Manitoba’s NDP government refused a proposal to fully fund sex reassignment surgeries for trans people, Xtra.ca has learned. The policy would have brought the province in line with British Columbia, Ontario and Quebec by covering the costs of hormone therapy as well as procedures like chest reconstruction and clitoral release.
The proposal, brought forward by the province’s Ministry of Healthy Living, was created after consultation with queer community members. It was approved by top bureaucrats but rejected by NDP cabinet ministers at a Treasury Board meeting earlier this year.
Kerri Irvin-Ross, Manitoba’s Minister of Healthy Living, refused to tell Xtra.ca why her department’s plan isn’t going ahead. “What happens in Treasury Board is confidential,” she said. But she added, “There’s an economic downturn happening and that’s slowing things down.”
Manitoba posted one of the only balanced budgets in Canada this year, increasing core spending by 4.4 percent. The government predicts a $48 million surplus this time next year.
Irvin-Ross declined to say if her proposal will be resurrected. “It doesn’t mean the strategy is gone forever,” she said. “My challenge right now is building an incremental plan. We are looking at moving things forward but not at the pace people are wanting.”
Last fall, an internal government document warned Irvin-Ross about the inadequacies of Manitoba’s current position regarding sex reassignment surgeries. Marked ‘Confidential,’ it said:
- Manitoba has no standards of care for gender identity disorder in spite of the fact that internationally accepted standards exist;
- Treatment is largely the financial responsibility of the individual and any provided services are coincidental and generally do not result in the desired outcomes associated with gender reassignment;
- Coverage is denied on the basis that treatments are cosmetic, experimental, or not medically necessary, contrary to all available evidence; and,
- The long-term social and economic costs of not treating gender identity disorder exceed the short-term costs of providing comprehensive treatment.
Currently, trans people in Manitoba who want to undergo a sex change have to be assessed by doctors at the Centre for Mental Health and Addictions (CAMH) in Toronto. If doctors at CAMH give the go-ahead, patients then have to take hormone treatments for up to two years. The full cost of hormone blockers and replacements — up to $400 per month — isn’t covered by government.
Most surgeries leading to a sex change aren’t covered, either. Manitoba pays for penis removal (penectomies) and breast removal (mastectomies) but after that, trans people are pretty much expected to pay for the rest themselves. Cosmetic procedures like chest reconstruction and clitoral release aren’t insured.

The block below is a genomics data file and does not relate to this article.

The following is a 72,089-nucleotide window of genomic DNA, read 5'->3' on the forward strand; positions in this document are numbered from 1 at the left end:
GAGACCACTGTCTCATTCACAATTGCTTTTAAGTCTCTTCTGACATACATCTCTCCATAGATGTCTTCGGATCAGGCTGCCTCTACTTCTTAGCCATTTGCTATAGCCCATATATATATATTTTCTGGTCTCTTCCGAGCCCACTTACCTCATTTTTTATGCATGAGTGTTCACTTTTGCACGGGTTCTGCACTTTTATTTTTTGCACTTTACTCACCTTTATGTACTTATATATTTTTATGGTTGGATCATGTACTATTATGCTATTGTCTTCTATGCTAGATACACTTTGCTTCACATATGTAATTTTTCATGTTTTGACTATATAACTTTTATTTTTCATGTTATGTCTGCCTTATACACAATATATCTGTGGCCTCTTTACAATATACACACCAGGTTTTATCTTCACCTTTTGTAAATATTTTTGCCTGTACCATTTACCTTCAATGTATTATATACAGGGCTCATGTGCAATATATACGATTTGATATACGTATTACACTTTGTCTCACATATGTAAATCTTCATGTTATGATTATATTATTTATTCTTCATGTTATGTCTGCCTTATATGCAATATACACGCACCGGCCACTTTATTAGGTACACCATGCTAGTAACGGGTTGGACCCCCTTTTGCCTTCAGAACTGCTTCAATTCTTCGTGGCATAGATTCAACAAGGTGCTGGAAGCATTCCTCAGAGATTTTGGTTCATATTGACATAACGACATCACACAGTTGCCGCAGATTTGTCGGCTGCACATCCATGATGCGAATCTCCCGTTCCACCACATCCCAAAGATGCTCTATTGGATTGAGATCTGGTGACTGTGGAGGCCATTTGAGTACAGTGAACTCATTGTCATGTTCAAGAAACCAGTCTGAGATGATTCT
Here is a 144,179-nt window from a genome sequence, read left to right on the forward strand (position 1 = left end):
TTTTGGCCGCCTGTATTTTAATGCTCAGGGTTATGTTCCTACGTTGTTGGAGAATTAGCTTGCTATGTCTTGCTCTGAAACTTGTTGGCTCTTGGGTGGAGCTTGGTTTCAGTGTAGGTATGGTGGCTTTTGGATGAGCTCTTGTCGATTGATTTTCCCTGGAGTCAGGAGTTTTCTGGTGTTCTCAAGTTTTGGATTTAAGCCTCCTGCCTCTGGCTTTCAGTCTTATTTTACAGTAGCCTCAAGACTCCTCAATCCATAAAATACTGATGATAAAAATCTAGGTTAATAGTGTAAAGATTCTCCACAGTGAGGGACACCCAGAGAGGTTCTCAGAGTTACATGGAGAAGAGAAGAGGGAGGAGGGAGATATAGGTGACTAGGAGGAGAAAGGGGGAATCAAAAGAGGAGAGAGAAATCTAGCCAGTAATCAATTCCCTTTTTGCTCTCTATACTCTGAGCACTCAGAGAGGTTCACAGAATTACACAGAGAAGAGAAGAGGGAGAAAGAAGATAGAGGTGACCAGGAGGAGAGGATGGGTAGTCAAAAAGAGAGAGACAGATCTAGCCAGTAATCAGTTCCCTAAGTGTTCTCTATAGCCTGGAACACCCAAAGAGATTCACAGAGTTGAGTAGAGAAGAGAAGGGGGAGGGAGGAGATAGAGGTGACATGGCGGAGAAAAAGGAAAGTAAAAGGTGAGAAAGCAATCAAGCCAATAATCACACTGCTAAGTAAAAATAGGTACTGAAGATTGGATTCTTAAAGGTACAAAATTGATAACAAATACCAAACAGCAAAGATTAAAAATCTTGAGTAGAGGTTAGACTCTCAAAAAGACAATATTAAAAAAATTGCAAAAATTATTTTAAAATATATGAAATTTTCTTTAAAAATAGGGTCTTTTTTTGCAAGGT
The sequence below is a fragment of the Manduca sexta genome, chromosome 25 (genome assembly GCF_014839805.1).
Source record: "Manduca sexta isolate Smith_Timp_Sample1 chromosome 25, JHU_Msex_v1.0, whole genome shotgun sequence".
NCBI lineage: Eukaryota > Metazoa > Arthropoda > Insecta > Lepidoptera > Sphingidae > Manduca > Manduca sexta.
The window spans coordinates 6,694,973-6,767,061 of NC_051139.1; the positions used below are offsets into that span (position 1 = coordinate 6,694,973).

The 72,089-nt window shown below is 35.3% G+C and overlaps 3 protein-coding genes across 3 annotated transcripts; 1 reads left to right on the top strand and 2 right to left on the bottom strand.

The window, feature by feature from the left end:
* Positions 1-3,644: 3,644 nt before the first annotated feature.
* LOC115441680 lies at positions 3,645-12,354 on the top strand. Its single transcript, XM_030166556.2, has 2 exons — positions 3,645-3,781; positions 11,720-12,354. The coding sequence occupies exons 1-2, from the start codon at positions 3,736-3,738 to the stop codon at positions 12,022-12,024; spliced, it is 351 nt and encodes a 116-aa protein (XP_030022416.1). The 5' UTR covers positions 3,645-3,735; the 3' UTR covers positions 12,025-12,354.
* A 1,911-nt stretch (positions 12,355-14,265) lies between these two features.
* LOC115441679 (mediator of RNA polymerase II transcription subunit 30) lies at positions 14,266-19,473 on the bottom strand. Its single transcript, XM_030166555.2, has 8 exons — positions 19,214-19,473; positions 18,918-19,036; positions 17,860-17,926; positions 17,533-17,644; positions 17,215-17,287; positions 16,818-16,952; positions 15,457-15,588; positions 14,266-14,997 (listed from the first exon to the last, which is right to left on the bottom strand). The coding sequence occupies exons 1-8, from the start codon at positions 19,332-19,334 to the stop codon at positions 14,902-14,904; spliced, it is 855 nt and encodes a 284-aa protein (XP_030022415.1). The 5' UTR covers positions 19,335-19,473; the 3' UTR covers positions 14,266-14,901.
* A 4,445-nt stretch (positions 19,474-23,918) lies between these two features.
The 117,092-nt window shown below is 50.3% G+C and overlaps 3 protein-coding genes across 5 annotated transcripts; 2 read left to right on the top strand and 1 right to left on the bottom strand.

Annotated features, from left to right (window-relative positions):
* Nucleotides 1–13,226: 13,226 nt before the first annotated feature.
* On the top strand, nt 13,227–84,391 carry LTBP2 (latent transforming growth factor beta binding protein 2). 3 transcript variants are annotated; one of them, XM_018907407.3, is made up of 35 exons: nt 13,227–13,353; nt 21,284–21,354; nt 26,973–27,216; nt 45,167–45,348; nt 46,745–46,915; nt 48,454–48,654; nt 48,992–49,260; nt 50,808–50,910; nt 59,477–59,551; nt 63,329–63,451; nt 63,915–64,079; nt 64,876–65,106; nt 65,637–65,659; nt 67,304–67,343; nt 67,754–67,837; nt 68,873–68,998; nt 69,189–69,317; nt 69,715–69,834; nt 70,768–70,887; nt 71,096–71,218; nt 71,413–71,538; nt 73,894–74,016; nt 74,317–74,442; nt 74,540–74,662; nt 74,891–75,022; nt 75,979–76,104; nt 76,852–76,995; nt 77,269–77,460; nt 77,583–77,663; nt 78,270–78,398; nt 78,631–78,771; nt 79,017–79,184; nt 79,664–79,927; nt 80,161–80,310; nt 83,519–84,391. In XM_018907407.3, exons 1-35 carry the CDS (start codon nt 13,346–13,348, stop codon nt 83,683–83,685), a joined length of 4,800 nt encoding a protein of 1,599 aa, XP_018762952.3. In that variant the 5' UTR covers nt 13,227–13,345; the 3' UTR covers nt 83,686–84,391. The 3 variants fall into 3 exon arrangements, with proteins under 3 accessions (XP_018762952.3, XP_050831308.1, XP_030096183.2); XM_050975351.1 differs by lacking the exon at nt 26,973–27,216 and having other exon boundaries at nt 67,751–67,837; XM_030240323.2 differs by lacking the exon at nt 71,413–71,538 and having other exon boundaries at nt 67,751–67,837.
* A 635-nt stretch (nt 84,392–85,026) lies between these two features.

The proposal for funding that was rejected by the NDP estimated that 15 to 20 trans people a year would take advantage of the policy, at a cost to taxpayers of $15,000 to $60,000 per case.
Last fall’s confidential document also contained this warning for Irvin-Ross:
“Reforms in other provinces are well known within the local transgender community; Manitoba is quickly becoming one of the least responsive jurisdictions in terms of meeting the needs of the transgender community.”
When asked if she agreed with that statement, Irvin-Ross said no. “We’ve made progress and we have more to do,” she said.
An hour after Irvin-Ross was interviewed by Xtra.ca, she presided over a press conference at the Manitoba Legislature to unveil a new booklet aimed at eliminating homophobia, biphobia, transphobia and heterosexism in Manitoba.
In the audience were trans high school students Sebashtien Reece and Mark Harwood-Jones. When told of the Manitoba government’s decision to reject funding for sex reassignment surgery, they expressed anger.
“It’s a stupid move,” said Reece. “It shouldn’t have happened. To reject it is to say we don’t accept you.”
“It’s a big letdown,” said Harwood-Jones. “I feel like we were making strides but apparently the government refuses to acknowledge this.” Harwood-Jones said he would postpone his post-secondary studies so he can earn enough money to pay for sex reassignment surgery himself. “We don’t have support from our parents so we can’t get financial help from them,” he said.
Irvin-Ross has met with trans teens and their parents. She also travelled to a clinic in Montreal that performs sex-change operations, where she met a patient who underwent female-to-male surgery. “I thought they provided a great quality of service,” she said.
Manitoba’s NDP government has been in power for almost 10 years. “I don’t want people to think we’re not moving forward,” Irvin-Ross said. “But in the community it may not feel that way.”